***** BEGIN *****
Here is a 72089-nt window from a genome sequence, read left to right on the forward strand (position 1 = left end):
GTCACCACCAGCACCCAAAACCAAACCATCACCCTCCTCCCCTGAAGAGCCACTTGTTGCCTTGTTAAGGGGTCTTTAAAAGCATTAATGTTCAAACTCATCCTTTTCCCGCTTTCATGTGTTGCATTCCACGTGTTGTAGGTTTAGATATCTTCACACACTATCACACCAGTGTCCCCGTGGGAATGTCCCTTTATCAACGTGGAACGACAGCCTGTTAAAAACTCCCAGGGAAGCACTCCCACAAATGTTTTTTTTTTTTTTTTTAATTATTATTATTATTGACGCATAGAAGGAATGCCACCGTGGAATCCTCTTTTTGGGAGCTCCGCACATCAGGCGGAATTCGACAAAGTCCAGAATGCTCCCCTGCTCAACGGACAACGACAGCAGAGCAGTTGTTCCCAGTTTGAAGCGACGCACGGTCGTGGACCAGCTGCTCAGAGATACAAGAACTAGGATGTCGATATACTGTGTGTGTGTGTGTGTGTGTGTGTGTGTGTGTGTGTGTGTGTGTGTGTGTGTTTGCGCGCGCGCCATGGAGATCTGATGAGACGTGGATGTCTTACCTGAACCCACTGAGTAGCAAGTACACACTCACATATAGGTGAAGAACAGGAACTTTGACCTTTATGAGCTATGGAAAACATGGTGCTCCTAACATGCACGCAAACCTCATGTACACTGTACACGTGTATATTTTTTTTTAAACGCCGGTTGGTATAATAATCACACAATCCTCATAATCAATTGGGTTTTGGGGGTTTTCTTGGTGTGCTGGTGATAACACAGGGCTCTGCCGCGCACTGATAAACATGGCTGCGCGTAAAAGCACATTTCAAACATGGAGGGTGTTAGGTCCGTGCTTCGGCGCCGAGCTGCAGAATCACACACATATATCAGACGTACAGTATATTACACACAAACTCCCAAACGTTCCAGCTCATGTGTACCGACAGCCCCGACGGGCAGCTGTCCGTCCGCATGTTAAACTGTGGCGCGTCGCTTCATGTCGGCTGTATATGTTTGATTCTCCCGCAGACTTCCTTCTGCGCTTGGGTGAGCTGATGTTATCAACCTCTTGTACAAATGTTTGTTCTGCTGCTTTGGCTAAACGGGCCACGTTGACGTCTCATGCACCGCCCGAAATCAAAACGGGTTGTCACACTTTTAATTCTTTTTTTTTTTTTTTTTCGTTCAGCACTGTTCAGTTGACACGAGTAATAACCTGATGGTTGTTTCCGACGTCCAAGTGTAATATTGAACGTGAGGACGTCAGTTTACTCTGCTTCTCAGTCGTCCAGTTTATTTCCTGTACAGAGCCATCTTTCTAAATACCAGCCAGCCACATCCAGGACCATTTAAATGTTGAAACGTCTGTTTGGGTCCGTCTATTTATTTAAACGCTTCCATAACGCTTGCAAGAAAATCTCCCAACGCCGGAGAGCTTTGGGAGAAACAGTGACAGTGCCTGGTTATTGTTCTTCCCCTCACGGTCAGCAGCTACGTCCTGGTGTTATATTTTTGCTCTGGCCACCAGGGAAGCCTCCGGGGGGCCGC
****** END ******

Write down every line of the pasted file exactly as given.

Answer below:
Here is a 72089-nt window from a genome sequence, read left to right on the forward strand (position 1 = left end):
GTCACCACCAGCACCCAAAACCAAACCATCACCCTCCTCCCCTGAAGAGCCACTTGTTGCCTTGTTAAGGGGTCTTTAAAAGCATTAATGTTCAAACTCATCCTTTTCCCGCTTTCATGTGTTGCATTCCACGTGTTGTAGGTTTAGATATCTTCACACACTATCACACCAGTGTCCCCGTGGGAATGTCCCTTTATCAACGTGGAACGACAGCCTGTTAAAAACTCCCAGGGAAGCACTCCCACAAATGTTTTTTTTTTTTTTTTTAATTATTATTATTATTGACGCATAGAAGGAATGCCACCGTGGAATCCTCTTTTTGGGAGCTCCGCACATCAGGCGGAATTCGACAAAGTCCAGAATGCTCCCCTGCTCAACGGACAACGACAGCAGAGCAGTTGTTCCCAGTTTGAAGCGACGCACGGTCGTGGACCAGCTGCTCAGAGATACAAGAACTAGGATGTCGATATACTGTGTGTGTGTGTGTGTGTGTGTGTGTGTGTGTGTGTGTGTGTGTGTGTGTGTTTGCGCGCGCGCCATGGAGATCTGATGAGACGTGGATGTCTTACCTGAACCCACTGAGTAGCAAGTACACACTCACATATAGGTGAAGAACAGGAACTTTGACCTTTATGAGCTATGGAAAACATGGTGCTCCTAACATGCACGCAAACCTCATGTACACTGTACACGTGTATATTTTTTTTTAAACGCCGGTTGGTATAATAATCACACAATCCTCATAATCAATTGGGTTTTGGGGGTTTTCTTGGTGTGCTGGTGATAACACAGGGCTCTGCCGCGCACTGATAAACATGGCTGCGCGTAAAAGCACATTTCAAACATGGAGGGTGTTAGGTCCGTGCTTCGGCGCCGAGCTGCAGAATCACACACATATATCAGACGTACAGTATATTACACACAAACTCCCAAACGTTCCAGCTCATGTGTACCGACAGCCCCGACGGGCAGCTGTCCGTCCGCATGTTAAACTGTGGCGCGTCGCTTCATGTCGGCTGTATATGTTTGATTCTCCCGCAGACTTCCTTCTGCGCTTGGGTGAGCTGATGTTATCAACCTCTTGTACAAATGTTTGTTCTGCTGCTTTGGCTAAACGGGCCACGTTGACGTCTCATGCACCGCCCGAAATCAAAACGGGTTGTCACACTTTTAATTCTTTTTTTTTTTTTTTTTCGTTCAGCACTGTTCAGTTGACACGAGTAATAACCTGATGGTTGTTTCCGACGTCCAAGTGTAATATTGAACGTGAGGACGTCAGTTTACTCTGCTTCTCAGTCGTCCAGTTTATTTCCTGTACAGAGCCATCTTTCTAAATACCAGCCAGCCACATCCAGGACCATTTAAATGTTGAAACGTCTGTTTGGGTCCGTCTATTTATTTAAACGCTTCCATAACGCTTGCAAGAAAATCTCCCAACGCCGGAGAGCTTTGGGAGAAACAGTGACAGTGCCTGGTTATTGTTCTTCCCCTCACGGTCAGCAGCTACGTCCTGGTGTTATATTTTTGCTCTGGCCACCAGGGAAGCCTCCGGGGGGCCGC